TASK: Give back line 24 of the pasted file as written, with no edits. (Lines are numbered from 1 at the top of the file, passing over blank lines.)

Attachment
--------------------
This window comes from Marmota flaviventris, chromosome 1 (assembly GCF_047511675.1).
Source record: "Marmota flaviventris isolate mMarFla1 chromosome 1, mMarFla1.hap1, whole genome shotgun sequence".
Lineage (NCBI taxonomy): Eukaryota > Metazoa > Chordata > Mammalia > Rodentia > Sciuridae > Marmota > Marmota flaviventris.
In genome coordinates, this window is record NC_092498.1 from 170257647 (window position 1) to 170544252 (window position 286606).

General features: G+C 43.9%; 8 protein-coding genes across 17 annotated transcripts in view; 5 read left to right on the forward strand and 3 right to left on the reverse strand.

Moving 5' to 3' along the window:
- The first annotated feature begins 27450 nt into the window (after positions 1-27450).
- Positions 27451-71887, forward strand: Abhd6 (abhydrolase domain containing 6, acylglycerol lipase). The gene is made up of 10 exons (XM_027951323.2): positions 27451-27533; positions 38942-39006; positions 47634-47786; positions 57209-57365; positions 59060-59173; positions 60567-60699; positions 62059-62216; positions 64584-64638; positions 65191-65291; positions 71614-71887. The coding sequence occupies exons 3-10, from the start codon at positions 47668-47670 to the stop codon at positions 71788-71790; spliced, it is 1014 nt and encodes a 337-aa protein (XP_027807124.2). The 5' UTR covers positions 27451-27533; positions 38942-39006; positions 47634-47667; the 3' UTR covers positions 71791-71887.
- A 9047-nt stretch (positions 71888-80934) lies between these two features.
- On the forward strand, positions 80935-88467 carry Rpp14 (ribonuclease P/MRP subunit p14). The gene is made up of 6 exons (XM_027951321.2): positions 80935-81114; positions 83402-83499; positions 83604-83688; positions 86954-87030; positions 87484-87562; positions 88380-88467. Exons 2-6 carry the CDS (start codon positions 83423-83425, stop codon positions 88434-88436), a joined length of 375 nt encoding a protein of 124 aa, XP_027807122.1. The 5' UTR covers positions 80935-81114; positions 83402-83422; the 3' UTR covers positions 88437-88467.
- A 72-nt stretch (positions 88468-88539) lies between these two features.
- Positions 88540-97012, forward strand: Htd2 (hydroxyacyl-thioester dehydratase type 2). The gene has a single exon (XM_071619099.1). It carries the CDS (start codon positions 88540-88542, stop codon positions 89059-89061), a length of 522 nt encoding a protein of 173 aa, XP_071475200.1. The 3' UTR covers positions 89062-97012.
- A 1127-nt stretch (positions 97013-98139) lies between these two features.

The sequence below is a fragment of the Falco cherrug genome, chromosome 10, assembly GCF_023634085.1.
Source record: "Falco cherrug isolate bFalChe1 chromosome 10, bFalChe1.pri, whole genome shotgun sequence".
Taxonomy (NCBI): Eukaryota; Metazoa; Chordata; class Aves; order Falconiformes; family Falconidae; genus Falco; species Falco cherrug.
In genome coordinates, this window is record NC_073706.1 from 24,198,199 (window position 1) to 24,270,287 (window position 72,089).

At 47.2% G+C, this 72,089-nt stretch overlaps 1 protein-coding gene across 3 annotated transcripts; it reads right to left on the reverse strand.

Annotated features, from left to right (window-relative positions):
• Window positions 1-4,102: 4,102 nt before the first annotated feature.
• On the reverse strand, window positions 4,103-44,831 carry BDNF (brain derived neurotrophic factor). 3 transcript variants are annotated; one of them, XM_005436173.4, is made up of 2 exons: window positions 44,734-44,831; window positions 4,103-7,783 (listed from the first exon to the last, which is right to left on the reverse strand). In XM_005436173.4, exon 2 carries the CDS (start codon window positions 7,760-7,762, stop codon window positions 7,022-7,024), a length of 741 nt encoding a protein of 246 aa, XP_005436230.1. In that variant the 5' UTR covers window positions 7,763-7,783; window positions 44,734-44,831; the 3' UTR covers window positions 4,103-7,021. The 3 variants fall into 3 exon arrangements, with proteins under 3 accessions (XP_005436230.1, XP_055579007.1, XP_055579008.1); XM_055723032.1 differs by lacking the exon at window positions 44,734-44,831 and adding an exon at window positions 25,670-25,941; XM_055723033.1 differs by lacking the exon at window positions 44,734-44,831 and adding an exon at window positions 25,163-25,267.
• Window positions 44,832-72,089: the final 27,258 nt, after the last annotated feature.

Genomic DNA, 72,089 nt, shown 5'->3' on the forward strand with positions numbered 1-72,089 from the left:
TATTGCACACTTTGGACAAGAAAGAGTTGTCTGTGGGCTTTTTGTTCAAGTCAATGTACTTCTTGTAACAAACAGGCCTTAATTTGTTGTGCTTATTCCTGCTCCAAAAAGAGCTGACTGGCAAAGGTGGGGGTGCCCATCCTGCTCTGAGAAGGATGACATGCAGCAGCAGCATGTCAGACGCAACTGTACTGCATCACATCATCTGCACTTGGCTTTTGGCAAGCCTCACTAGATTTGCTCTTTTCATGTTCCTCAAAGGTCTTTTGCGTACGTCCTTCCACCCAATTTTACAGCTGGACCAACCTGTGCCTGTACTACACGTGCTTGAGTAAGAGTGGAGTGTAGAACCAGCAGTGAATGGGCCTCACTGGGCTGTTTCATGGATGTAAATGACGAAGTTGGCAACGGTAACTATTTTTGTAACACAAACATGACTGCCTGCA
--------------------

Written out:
TATTGCACACTTTGGACAAGAAAGAGTTGTCTGTGGGCTTTTTGTTCAAGTCAATGTACTTCTTGTAACAAACAGGCCTTAATTTGTTGTGCTTATTCCTGCTCCAAAAAGAGCTGACTGGCAAAGGTGGGGGTGCCCATCCTGCTCTGAGAAGGATGACATGCAGCAGCAGCATGTCAGACGCAACTGTACTGCATCACATCATCTGCACTTGGCTTTTGGCAAGCCTCACTAGATTTGCTCTTTTCATGTTCCTCAAAGGTCTTTTGCGTACGTCCTTCCACCCAATTTTACAGCTGGACCAACCTGTGCCTGTACTACACGTGCTTGAGTAAGAGTGGAGTGTAGAACCAGCAGTGAATGGGCCTCACTGGGCTGTTTCATGGATGTAAATGACGAAGTTGGCAACGGTAACTATTTTTGTAACACAAACATGACTGCCTGCA